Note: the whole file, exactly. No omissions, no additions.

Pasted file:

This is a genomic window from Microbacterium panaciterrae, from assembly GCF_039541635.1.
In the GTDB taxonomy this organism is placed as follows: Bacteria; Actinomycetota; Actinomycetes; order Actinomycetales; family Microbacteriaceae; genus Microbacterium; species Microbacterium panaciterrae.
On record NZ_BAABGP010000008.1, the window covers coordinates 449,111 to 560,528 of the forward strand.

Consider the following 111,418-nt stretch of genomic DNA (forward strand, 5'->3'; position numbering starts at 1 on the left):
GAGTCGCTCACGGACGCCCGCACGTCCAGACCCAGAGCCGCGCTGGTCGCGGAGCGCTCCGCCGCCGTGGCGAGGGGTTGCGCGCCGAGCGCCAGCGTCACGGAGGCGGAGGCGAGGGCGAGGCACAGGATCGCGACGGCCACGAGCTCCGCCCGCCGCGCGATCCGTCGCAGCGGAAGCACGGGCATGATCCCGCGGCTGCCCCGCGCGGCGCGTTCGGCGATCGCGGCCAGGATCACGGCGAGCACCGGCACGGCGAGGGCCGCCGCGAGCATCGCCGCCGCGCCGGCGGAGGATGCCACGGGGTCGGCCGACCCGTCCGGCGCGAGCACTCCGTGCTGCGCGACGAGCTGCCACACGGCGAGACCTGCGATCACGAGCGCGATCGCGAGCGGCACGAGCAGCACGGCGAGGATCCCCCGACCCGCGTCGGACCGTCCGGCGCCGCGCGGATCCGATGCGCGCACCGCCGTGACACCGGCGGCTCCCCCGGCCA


This is a genomic window from Microbacterium panaciterrae, from assembly GCF_039541635.1.
In the GTDB taxonomy this organism is placed as follows: Bacteria; Actinomycetota; Actinomycetes; order Actinomycetales; family Microbacteriaceae; genus Microbacterium; species Microbacterium panaciterrae.
On record NZ_BAABGP010000008.1, the window covers coordinates 449,111 to 560,528 of the forward strand.

Consider the following 111,418-nt stretch of genomic DNA (forward strand, 5'->3'; position numbering starts at 1 on the left):
GAGTCGCTCACGGACGCCCGCACGTCCAGACCCAGAGCCGCGCTGGTCGCGGAGCGCTCCGCCGCCGTGGCGAGGGGTTGCGCGCCGAGCGCCAGCGTCACGGAGGCGGAGGCGAGGGCGAGGCACAGGATCGCGACGGCCACGAGCTCCGCCCGCCGCGCGATCCGTCGCAGCGGAAGCACGGGCATGATCCCGCGGCTGCCCCGCGCGGCGCGTTCGGCGATCGCGGCCAGGATCACGGCGAGCACCGGCACGGCGAGGGCCGCCGCGAGCATCGCCGCCGCGCCGGCGGAGGATGCCACGGGGTCGGCCGACCCGTCCGGCGCGAGCACTCCGTGCTGCGCGACGAGCTGCCACACGGCGAGACCTGCGATCACGAGCGCGATCGCGAGCGGCACGAGCAGCACGGCGAGGATCCCCCGACCCGCGTCGGACCGTCCGGCGCCGCGCGGATCCGATGCGCGCACCGCCGTGACACCGGCGGCTCCCCCGGCCA